USAF Engagement Space It’s important to understand building partnerships and air advising in the context of the many other related joint terms and DoD programs. While whole-of-government partner nation engagement could be viewed as the foundation of this collective effort, the emerging concept of aviation enterprise development serves as the overarching construct for the U.S. Air Force contribution. It is generally accepted across the community that there are four pillars to the USAF engagement effort: building relationships, building capability, enabling interoperability, and gaining access. BP and security cooperation (SC) both fully encompass these pillars, filling what might be referred to as the USAF engagement space. Security assistance (SA), which includes FMS, FMF and IMET, cuts across the first three pillars, filling a portion of the space and serving as an important subset of BP and SC. Building partner capacity (BPC) and security force assistance (SFA) are directly tied to developing the capability of a foreign military force and, for the USAF, developing a partner nation’s aviation enterprise. The U.S. Air Force performs BPC and SFA through the air advising function and, in so doing, enables foreign counterparts to conduct irregular warfare (IW) activities, including counterinsurgency (COIN) and www.MT2-kmi.com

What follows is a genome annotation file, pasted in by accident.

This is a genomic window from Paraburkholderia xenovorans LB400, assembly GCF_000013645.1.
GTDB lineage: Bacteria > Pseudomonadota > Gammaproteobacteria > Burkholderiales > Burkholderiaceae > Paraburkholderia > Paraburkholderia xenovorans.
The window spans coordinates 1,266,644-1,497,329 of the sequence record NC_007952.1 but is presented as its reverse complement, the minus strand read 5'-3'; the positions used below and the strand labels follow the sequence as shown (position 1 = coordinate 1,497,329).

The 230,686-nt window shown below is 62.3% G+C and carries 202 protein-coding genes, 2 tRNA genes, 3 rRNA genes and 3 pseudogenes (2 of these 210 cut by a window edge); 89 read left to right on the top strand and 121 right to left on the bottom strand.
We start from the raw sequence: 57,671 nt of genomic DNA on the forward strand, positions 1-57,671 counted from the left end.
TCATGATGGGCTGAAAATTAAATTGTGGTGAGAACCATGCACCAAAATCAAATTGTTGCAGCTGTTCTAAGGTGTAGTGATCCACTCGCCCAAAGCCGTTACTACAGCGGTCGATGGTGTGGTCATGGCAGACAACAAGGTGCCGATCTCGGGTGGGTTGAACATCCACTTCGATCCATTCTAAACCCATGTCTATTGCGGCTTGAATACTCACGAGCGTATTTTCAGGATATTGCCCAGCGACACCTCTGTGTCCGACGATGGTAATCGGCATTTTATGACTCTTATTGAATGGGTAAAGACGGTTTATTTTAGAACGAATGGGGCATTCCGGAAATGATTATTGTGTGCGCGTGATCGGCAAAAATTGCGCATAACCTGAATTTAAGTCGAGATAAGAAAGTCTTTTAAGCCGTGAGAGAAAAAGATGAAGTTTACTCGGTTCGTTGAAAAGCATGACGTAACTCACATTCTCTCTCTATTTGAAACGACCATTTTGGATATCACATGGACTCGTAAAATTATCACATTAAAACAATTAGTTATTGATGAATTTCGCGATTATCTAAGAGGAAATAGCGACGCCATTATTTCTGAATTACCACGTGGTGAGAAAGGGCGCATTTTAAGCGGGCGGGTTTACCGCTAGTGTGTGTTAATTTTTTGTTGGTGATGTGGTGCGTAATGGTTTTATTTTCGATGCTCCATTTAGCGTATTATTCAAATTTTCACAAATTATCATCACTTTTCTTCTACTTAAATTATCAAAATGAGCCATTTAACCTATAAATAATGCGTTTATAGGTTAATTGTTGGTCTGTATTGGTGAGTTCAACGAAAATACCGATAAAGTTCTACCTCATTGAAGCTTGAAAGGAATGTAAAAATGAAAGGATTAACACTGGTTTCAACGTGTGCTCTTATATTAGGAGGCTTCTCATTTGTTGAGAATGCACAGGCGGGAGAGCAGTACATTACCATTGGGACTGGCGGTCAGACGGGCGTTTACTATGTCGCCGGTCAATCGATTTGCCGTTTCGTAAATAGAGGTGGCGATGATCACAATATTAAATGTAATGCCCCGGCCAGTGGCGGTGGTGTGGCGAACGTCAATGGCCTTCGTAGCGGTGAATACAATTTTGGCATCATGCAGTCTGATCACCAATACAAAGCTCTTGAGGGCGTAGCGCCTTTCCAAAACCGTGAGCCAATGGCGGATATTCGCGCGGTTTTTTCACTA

Members of the 52nd Operations Group and Spangdahlem Air Base Honor Guard stand in formation during an Aviation Detachment (AV DET) activation ceremony on the flightline at Lask Air Base, Poland. The AV DET supports Poland’s continued defense modernization and standardization with the U.S. and North Atlantic Treaty Organization. [Photo courtesy of U.S. Air Force/photo by Airman 1st Class Gustavo Castillo]
foreign internal defense (FID), and other foreign security force activities, such as countering external threats, in line with U.S. national interests. As such, air advising fully encompasses USAF efforts to build partner nation capability and plays a key role in building relationships and enabling interoperability. While there are many players across these disciplines, the air advisor is, in essence, the face of the U.S. Air Force engagement effort. The Air Advisor Academy is, in many ways, USAF’s link to many of these larger joint efforts. For example, the academy is emerging as USAF’s answer to security cooperation training venues in the other services. In fact, the academy plans to train airmen preparing to serve in an SC capacity, such as security cooperation officers working in U.S. embassies abroad. Similarly, AETC is working diligently with key stakeholders from Headquarters U.S. Air Force, sister services, the joint community, and the Air Advisor Academy to fully align its course material with emerging joint SFA training standards and corresponding levels of training. Additionally, lessons at the schoolhouse include education and training in SC, SA, FMS, IW, COIN, FID, and other content directly tied to joint and DoD programs. Finally, in March 2013, the Air Advisor Academy launched a new course that will train key members of each theater’s commander, Air Force Forces (COMAFFOR) planning staff. These planners will develop COMAFFOR campaign support plans and individual country plans that support geographic combatant command theater engagement plans. These